The Tremella mesenterica genome portal is now live at the JGI. The genome is ~28Mb and the JGI annotation group predicted 8,313 genes, a significantly larger number of peptides predicted for C. neoformans (~7000; 18Mb genome) which may represent new and interesting genes or aspects of gene loss in the Cryptococcus yeast lineage.
Tremella is a Basidiomycete jelly fungus and an interesting study system from the perspective of discovery of novel lignin degrading enzymes. It also occupies an interesting phylogenetic position being an outgroup to the human pathogenic yeast Cryptococcus neoformans and C. gattii. Comparative genomics on this system may also provide insight into the interesting evolution of the large mating-type locus that was formed through various rearrangements resulting in conversion from a tetrapolar to biopolar mating system.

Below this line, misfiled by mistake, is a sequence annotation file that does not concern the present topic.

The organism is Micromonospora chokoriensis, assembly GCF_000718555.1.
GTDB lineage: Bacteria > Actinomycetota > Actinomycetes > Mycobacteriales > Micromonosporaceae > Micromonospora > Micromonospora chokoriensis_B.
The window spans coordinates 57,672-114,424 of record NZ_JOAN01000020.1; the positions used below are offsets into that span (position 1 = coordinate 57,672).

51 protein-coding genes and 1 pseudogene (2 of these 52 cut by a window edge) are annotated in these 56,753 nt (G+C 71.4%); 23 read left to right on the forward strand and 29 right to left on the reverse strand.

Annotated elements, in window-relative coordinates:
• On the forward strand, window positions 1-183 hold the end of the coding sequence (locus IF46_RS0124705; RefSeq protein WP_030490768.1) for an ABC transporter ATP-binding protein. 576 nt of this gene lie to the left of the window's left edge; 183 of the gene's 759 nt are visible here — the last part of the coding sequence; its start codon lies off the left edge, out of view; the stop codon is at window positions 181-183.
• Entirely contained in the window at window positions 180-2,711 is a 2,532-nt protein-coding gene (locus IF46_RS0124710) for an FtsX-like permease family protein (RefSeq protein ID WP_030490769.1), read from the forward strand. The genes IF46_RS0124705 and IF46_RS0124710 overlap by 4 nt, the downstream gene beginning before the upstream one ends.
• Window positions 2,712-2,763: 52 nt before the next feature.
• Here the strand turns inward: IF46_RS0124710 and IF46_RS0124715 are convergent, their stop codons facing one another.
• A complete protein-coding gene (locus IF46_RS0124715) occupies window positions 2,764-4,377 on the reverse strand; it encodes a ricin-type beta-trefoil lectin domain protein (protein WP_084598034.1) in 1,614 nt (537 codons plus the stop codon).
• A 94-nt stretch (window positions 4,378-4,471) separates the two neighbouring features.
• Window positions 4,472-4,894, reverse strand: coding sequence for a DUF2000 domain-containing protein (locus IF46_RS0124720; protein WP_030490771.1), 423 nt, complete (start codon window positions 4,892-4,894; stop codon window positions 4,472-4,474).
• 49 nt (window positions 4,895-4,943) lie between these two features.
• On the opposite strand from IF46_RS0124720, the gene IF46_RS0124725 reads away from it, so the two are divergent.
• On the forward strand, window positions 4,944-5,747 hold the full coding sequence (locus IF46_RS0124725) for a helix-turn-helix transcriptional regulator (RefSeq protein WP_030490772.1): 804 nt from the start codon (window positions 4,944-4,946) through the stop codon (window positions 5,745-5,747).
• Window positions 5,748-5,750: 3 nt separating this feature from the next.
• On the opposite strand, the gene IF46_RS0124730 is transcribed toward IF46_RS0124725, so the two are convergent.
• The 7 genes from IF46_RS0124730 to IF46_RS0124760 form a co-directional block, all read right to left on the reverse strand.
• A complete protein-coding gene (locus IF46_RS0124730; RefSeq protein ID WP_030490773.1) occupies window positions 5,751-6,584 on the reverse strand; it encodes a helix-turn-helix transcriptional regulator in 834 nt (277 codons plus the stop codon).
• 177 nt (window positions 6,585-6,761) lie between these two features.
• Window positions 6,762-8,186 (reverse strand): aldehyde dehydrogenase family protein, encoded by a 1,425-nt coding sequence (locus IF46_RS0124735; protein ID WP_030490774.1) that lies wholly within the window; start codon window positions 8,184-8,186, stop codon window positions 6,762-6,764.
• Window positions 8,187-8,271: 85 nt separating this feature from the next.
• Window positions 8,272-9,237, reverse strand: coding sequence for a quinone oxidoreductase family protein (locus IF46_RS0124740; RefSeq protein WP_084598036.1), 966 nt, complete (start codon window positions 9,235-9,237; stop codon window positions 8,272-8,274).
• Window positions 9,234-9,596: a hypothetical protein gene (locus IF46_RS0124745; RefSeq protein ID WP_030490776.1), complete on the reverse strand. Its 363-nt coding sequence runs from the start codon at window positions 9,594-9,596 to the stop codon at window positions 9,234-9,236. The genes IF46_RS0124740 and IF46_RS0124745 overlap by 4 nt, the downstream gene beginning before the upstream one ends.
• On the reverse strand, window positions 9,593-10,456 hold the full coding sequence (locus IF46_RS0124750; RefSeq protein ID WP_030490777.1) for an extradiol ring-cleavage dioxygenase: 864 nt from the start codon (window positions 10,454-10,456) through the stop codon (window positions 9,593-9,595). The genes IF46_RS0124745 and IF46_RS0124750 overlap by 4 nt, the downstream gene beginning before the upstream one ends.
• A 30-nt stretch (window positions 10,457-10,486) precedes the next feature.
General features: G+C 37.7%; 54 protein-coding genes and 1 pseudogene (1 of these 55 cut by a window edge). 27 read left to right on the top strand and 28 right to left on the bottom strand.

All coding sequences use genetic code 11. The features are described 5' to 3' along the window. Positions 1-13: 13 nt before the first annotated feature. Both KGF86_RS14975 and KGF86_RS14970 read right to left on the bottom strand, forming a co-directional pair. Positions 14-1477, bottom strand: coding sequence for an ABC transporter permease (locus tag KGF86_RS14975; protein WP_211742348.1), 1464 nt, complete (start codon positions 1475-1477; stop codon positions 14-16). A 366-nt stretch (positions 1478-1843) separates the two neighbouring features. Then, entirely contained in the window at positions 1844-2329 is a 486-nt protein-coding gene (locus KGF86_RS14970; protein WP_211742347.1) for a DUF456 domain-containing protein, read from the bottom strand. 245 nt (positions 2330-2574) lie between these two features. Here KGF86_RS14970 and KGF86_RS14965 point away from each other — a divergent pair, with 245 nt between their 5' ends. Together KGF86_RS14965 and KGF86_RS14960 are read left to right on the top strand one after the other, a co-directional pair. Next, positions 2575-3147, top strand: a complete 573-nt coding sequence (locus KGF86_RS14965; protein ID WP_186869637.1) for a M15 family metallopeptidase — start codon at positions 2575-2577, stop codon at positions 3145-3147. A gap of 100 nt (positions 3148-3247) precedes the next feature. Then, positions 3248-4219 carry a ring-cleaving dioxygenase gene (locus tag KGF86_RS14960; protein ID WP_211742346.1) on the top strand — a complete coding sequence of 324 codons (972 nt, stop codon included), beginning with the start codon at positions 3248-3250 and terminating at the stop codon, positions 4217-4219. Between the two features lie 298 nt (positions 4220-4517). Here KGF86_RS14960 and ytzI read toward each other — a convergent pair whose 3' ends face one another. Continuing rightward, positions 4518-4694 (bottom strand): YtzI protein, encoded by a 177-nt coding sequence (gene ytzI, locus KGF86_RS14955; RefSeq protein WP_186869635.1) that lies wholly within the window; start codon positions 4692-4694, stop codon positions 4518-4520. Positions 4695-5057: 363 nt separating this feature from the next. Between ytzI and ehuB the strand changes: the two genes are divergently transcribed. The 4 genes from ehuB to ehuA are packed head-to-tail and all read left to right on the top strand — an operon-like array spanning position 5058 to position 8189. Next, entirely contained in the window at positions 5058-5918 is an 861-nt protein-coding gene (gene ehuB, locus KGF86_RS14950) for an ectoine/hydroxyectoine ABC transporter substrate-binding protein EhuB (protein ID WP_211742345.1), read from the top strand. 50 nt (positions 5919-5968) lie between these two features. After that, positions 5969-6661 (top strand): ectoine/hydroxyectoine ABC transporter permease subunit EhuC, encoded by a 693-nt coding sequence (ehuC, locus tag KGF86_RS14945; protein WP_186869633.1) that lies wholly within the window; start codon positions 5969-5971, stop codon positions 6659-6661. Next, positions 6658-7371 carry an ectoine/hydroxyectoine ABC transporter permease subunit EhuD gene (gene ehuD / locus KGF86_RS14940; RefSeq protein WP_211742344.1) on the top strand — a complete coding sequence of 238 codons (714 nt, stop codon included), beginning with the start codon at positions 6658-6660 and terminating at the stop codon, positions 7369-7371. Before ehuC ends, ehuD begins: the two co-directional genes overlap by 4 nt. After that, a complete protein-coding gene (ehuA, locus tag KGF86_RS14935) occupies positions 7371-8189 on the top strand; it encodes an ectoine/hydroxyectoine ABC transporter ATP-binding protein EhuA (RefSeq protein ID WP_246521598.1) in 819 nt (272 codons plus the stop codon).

Tremella may also be an important source of understanding wood degradation and how it differs in jelly fungi from the more distantly related Agaricomycotina (mushroom forming). The fungus is reasonably easy to grow in the laboratory and also to collect from nature. It can handle some desiccation to survive during a dry period only to swell up after moisture is available. It is also called Witch’s butter and Tom Volk has a summary of its features on his FOTM page. It can often be confused with a phylogenetically distinct jelly fungus named Dacyromyces, usually the differences can be best be determined microscopically. See what kinds of Tremella people have been finding at the Mushroom Observer.
- Fraser et al, PLoS Biology 2004. doi: 10.1371/journal.pbio.0020384
- Hseuh et al, PLoS Genetics, 2006. doi: 10.1371/journal.pgen.0020184
- Hseuh et al, Euk Cell, 2008. doi: 10.1128/EC.00271-08